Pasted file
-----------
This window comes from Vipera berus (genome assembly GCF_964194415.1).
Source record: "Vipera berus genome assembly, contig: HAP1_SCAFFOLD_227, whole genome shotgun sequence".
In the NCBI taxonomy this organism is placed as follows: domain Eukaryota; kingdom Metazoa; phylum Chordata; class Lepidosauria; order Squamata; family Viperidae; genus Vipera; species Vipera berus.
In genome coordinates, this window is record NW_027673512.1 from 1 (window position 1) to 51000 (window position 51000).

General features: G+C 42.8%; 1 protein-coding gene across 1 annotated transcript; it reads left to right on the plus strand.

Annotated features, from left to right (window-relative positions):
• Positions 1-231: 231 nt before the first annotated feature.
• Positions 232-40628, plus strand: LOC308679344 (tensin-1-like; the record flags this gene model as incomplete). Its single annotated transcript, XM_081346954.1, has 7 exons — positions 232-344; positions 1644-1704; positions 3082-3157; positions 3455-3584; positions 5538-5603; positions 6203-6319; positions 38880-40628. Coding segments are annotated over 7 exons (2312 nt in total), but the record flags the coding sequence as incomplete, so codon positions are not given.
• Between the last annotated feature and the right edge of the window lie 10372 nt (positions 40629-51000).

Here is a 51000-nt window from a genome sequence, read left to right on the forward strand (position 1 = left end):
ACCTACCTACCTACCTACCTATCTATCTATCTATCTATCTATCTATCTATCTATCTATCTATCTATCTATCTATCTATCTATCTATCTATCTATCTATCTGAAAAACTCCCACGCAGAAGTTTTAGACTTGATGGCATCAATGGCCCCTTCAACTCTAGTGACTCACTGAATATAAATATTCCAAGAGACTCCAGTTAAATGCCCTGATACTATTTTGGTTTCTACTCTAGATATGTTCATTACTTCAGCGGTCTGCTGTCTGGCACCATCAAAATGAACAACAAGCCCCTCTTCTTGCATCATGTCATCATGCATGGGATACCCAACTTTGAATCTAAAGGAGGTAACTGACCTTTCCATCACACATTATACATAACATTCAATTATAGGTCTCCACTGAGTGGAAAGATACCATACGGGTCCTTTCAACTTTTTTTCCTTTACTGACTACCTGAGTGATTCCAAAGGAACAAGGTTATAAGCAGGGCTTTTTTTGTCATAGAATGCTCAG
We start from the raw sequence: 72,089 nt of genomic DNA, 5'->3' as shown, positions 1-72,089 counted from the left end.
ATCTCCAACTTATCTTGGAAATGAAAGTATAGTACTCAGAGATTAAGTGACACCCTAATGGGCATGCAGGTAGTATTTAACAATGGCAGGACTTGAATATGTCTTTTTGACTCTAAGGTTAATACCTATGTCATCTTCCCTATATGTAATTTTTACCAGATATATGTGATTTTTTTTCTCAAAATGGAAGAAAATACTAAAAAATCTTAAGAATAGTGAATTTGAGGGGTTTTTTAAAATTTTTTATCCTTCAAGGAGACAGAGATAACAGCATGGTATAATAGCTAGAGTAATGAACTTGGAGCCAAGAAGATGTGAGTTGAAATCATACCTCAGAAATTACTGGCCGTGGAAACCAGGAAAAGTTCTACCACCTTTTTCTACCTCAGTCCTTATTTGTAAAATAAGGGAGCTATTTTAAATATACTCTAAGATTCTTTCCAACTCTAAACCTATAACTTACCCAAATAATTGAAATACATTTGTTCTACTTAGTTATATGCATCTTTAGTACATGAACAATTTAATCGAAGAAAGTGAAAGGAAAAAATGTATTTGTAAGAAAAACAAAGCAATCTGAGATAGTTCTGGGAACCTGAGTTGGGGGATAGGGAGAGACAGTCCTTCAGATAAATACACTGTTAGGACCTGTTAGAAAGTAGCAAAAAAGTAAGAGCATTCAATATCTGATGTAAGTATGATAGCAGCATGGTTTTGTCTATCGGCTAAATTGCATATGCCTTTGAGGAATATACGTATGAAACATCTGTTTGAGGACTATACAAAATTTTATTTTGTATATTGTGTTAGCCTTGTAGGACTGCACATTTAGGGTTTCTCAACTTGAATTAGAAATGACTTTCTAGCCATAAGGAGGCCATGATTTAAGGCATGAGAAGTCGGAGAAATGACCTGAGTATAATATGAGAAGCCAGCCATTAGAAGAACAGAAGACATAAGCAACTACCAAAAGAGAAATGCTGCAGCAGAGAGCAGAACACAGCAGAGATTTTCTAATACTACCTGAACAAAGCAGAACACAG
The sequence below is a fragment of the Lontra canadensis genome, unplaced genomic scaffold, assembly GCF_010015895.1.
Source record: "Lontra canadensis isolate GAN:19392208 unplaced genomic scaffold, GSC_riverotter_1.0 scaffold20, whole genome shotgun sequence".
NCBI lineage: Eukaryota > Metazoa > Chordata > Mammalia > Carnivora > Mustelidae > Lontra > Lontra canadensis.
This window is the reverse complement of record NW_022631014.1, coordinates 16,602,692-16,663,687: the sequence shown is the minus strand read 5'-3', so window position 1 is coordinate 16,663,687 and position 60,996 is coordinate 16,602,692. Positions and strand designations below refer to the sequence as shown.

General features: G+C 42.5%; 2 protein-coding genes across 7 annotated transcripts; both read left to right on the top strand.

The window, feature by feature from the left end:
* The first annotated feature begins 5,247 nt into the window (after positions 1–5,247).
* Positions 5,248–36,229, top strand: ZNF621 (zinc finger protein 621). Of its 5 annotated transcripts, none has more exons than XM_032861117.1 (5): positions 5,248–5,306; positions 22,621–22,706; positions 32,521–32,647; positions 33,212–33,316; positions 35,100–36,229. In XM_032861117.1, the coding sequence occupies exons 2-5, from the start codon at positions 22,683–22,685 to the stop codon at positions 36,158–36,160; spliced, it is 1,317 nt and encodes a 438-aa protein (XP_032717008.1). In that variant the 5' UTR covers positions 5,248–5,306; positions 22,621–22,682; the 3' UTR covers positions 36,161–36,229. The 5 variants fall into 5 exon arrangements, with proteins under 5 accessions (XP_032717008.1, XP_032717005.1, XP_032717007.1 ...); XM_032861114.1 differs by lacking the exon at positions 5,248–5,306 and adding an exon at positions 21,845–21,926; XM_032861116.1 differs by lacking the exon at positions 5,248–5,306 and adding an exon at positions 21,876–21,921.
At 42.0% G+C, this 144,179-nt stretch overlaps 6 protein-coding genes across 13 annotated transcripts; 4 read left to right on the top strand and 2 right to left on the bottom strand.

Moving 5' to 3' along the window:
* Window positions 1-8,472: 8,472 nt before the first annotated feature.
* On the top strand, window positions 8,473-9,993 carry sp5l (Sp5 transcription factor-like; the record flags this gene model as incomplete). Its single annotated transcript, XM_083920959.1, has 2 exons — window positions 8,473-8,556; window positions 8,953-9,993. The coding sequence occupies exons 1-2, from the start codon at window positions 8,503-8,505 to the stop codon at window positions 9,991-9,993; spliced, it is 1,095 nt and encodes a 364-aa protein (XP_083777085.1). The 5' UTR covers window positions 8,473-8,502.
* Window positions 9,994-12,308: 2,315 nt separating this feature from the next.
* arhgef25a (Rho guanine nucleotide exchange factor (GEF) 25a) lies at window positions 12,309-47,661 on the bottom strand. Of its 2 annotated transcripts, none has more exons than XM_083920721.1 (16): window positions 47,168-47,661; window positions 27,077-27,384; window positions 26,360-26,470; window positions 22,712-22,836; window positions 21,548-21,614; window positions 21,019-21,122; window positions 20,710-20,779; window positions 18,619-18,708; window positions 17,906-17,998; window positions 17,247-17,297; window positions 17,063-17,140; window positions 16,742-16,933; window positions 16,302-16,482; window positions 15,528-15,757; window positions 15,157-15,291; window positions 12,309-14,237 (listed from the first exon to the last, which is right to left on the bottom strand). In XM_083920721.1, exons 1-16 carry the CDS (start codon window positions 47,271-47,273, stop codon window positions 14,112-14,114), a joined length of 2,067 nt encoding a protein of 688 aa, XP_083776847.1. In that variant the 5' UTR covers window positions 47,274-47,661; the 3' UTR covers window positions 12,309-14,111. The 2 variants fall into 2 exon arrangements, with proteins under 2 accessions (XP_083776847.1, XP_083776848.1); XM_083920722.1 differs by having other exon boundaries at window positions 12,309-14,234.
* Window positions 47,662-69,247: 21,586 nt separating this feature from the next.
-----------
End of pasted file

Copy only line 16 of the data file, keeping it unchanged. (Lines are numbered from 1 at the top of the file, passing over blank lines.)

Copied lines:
NCBI lineage: Eukaryota > Metazoa > Chordata > Mammalia > Carnivora > Mustelidae > Lontra > Lontra canadensis.